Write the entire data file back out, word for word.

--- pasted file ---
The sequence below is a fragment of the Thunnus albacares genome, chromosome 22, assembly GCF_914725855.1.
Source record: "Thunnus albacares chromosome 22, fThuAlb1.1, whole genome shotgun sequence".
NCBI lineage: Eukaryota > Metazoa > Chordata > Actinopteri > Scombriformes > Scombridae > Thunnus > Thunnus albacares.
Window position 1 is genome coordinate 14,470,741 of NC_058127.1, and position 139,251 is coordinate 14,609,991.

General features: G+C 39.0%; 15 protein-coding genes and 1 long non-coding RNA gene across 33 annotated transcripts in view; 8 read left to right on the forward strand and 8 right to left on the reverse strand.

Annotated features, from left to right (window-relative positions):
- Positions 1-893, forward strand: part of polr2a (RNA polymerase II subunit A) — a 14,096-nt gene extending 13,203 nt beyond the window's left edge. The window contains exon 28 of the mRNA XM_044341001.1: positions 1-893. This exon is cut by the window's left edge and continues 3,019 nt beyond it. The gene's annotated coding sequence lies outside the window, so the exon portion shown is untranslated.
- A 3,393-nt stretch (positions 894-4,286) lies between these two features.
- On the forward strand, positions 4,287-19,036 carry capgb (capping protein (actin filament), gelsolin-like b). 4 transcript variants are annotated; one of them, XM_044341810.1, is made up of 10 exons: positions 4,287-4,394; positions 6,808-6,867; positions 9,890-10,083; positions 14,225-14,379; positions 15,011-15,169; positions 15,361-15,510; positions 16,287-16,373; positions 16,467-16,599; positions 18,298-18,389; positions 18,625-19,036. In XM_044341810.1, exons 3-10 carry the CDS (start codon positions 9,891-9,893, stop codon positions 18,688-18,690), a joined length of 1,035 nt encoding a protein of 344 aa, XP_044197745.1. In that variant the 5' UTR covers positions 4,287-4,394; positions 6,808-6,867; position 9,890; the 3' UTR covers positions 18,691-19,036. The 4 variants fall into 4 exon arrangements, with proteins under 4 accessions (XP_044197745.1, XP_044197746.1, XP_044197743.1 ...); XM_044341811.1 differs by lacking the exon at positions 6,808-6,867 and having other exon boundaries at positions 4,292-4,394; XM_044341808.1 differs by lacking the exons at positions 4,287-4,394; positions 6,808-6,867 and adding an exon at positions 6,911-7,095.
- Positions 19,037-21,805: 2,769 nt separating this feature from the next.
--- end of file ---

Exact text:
The sequence below is a fragment of the Thunnus albacares genome, chromosome 22, assembly GCF_914725855.1.
Source record: "Thunnus albacares chromosome 22, fThuAlb1.1, whole genome shotgun sequence".
NCBI lineage: Eukaryota > Metazoa > Chordata > Actinopteri > Scombriformes > Scombridae > Thunnus > Thunnus albacares.
Window position 1 is genome coordinate 14,470,741 of NC_058127.1, and position 139,251 is coordinate 14,609,991.

General features: G+C 39.0%; 15 protein-coding genes and 1 long non-coding RNA gene across 33 annotated transcripts in view; 8 read left to right on the forward strand and 8 right to left on the reverse strand.

Annotated features, from left to right (window-relative positions):
- Positions 1-893, forward strand: part of polr2a (RNA polymerase II subunit A) — a 14,096-nt gene extending 13,203 nt beyond the window's left edge. The window contains exon 28 of the mRNA XM_044341001.1: positions 1-893. This exon is cut by the window's left edge and continues 3,019 nt beyond it. The gene's annotated coding sequence lies outside the window, so the exon portion shown is untranslated.
- A 3,393-nt stretch (positions 894-4,286) lies between these two features.
- On the forward strand, positions 4,287-19,036 carry capgb (capping protein (actin filament), gelsolin-like b). 4 transcript variants are annotated; one of them, XM_044341810.1, is made up of 10 exons: positions 4,287-4,394; positions 6,808-6,867; positions 9,890-10,083; positions 14,225-14,379; positions 15,011-15,169; positions 15,361-15,510; positions 16,287-16,373; positions 16,467-16,599; positions 18,298-18,389; positions 18,625-19,036. In XM_044341810.1, exons 3-10 carry the CDS (start codon positions 9,891-9,893, stop codon positions 18,688-18,690), a joined length of 1,035 nt encoding a protein of 344 aa, XP_044197745.1. In that variant the 5' UTR covers positions 4,287-4,394; positions 6,808-6,867; position 9,890; the 3' UTR covers positions 18,691-19,036. The 4 variants fall into 4 exon arrangements, with proteins under 4 accessions (XP_044197745.1, XP_044197746.1, XP_044197743.1 ...); XM_044341811.1 differs by lacking the exon at positions 6,808-6,867 and having other exon boundaries at positions 4,292-4,394; XM_044341808.1 differs by lacking the exons at positions 4,287-4,394; positions 6,808-6,867 and adding an exon at positions 6,911-7,095.
- Positions 19,037-21,805: 2,769 nt separating this feature from the next.